Although we've been following the developments of Hyperkin's upcoming RETRON 4 closely, Slashdot reports that the company has surprised everyone by going straight to the RETRON 5. Hyperkin has had a spotty history at best of promising the moon and stars with their modern consoles that play classic cartridges, i.e., often falling down on compatibility and emulation, but it looks like they're determined to finally nail it, publicly stating they want 100% compatibility. The RETRON 5 can play the actual cartridges for nine systems, with transparent NTSC and PAL support: Famicom, NES, SNES, Super Famicom, Genesis, Mega Drive, Game Boy Advance, Game Boy Color, and the Game Boy. Hyperkin hasn't ruled out support for other platforms, pending parts, and it's certainly easy enough to imagine scenarios where systems like the Sega Master System and Game Gear would work just as well with the right adapters. In any case, even if it's just those nine systems/four system families, that's still a mighty versatile single console, particularly since you can update the firmware.
In terms of controls, the system will come with two nice looking six button bluetooth controllers (in fact, the d-pad looks a lot like the superb control found on SNK's Neo Geo Pocket Color), which can be charged with the console's USB port, but there are also six controller ports to use any combination of classic controllers in any combination of system modes, meaning two NES, two SNES, and two Genesis controller ports, and the ability to say, use an SNES controller for Genesis or NES games, as just one example (this includes full user configurable button remapping in all modes). Video is upscaled 720p over HDMI (composite audio/video is also supported for older televisions), with all kinds of options to support different aspect ratios and other video modes as the user desires, plus Hyperkin has claimed that all kinds of technological wizardry is in place to make these standard definition systems look and sound the way they're supposed to on modern high definition displays. Finally, of the remaining key features among a laundry list of them, the console will also allow users to create save states, support auto-save for when the system is suddenly turned off, offer a "cheat menu" (built-in Game Genie/Action Replay support?), and also offer "Manual & Passive Overclocking," which means both slowdown and fast-forward at any time (perfect for those overly chatty text-bubble-based classic games).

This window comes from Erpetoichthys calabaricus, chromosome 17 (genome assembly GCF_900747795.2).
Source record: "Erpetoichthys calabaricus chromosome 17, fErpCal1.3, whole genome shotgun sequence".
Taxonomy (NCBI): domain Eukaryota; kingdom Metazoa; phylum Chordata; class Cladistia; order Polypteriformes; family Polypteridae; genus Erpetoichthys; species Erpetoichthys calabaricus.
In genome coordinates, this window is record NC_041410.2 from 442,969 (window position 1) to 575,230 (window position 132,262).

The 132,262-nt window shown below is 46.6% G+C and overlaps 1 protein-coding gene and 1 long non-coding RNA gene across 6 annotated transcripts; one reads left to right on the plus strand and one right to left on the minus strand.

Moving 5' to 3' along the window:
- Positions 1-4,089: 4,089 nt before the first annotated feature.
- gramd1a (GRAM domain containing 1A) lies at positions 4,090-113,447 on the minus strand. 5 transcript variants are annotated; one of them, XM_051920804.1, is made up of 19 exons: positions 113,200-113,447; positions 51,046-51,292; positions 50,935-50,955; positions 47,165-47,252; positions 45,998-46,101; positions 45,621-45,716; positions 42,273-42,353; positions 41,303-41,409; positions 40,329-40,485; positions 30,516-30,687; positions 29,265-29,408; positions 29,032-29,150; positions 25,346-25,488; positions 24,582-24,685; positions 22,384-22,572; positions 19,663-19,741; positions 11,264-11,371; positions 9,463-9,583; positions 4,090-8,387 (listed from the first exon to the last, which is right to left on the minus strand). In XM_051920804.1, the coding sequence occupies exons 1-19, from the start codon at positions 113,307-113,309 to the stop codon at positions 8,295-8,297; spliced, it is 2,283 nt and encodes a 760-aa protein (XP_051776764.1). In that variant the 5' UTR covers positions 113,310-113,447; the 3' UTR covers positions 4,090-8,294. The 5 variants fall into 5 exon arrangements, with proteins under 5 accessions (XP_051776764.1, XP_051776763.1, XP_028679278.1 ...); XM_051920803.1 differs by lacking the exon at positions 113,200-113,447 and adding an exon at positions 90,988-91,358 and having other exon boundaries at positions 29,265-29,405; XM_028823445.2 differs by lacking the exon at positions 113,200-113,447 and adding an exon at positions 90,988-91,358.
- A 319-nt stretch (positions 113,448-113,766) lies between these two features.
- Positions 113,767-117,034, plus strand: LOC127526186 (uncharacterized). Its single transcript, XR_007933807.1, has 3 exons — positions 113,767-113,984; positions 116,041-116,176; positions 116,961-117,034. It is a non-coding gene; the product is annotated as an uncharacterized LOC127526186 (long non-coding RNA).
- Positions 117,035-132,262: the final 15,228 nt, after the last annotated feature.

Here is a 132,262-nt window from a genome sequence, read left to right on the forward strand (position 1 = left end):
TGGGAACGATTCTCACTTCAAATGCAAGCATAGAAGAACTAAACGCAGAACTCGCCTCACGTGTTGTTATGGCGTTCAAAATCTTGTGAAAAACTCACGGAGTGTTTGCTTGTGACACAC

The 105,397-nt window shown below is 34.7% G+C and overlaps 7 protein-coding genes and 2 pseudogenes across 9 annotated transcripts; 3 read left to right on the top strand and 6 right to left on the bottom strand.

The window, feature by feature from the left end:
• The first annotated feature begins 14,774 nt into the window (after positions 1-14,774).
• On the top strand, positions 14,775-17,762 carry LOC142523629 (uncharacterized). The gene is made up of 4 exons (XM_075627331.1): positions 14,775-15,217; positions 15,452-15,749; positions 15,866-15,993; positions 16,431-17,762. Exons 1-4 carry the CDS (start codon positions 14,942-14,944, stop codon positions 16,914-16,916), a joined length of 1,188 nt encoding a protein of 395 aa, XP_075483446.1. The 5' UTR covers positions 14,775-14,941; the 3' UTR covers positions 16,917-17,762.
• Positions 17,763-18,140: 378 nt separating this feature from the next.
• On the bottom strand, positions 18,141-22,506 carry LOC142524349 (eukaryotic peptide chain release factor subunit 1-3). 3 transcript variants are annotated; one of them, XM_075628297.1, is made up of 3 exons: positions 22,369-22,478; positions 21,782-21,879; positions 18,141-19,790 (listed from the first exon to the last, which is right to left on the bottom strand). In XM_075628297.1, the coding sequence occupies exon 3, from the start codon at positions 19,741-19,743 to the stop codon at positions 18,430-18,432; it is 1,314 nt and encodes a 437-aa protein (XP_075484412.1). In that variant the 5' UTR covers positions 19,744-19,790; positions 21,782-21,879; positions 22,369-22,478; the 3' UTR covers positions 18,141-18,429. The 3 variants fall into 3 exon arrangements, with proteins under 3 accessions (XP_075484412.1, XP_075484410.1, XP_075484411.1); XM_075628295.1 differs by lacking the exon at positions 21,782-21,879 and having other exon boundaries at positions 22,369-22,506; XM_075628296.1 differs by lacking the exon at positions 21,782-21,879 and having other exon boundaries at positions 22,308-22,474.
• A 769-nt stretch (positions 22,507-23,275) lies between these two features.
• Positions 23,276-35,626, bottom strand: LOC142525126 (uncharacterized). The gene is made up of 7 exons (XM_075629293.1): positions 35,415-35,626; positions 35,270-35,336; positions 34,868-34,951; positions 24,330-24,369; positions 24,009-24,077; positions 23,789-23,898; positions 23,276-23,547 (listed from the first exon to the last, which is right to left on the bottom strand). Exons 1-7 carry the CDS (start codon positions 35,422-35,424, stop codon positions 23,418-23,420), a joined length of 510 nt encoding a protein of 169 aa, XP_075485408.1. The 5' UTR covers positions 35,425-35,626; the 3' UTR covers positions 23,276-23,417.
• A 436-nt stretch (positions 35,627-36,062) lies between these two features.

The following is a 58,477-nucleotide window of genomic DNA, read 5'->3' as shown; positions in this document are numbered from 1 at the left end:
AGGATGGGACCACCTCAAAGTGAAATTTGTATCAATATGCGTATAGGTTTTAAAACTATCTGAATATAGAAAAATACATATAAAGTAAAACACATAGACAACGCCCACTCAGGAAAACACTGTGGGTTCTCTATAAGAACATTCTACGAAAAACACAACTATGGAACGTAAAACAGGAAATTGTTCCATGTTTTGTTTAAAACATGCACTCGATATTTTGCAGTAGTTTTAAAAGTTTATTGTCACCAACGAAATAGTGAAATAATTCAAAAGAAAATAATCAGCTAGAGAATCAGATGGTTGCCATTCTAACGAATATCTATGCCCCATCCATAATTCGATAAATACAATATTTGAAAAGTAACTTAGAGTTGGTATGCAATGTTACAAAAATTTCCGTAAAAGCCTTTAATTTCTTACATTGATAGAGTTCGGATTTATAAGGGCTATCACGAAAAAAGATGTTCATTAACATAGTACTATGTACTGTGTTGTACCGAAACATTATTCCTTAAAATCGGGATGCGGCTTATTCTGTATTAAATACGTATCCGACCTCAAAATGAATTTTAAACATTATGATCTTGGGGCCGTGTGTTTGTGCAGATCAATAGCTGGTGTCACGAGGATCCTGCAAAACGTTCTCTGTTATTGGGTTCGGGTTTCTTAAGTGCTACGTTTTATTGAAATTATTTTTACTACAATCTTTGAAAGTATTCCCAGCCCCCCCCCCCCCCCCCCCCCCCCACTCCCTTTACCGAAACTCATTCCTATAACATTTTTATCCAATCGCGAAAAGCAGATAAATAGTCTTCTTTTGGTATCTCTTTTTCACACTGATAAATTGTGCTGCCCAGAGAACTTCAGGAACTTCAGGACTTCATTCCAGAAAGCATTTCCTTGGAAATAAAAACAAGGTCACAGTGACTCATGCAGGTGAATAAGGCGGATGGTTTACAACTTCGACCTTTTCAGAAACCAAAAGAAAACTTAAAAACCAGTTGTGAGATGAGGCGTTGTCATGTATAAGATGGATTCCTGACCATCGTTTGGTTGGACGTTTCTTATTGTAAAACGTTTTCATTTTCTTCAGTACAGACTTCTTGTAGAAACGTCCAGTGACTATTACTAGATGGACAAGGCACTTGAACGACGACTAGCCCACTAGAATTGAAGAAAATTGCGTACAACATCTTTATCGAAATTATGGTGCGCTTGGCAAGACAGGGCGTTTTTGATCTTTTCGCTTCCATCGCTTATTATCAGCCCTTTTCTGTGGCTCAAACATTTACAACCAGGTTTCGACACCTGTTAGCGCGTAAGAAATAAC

Obviously, all of that is a lot to promise, particularly at a sub-$100 price point, but we'll certainly be waiting anxiously for the official release after June to put this potential flying unicorn through its paces. Check out the video presentation for the RETRON 5 at the Midwest Gaming Classic below:
Burnout - this is the first iteration of a great series of racing games. I explain a little about the game and then I do some gameplay. Neither of which is really good as it is tough to do both at the same time :P
I touch on the new 2013-03 YouTube layout too.
I've been quiet on the blog front of late as I've been focused on writing three new books for 2013 (and hopefully do what I can to help get the documentary out as well). However, with the latest NPD figures for videogame consoles being dissected across the Web-o-sphere, and Sony likely firing the next salvo for next generation platforms with their upcoming PlayStation-centric announcement (and Microsoft to follow soon thereafter), I thought this would a good time to break my silence and chime in with my perspective on the current videogame-centric happenings.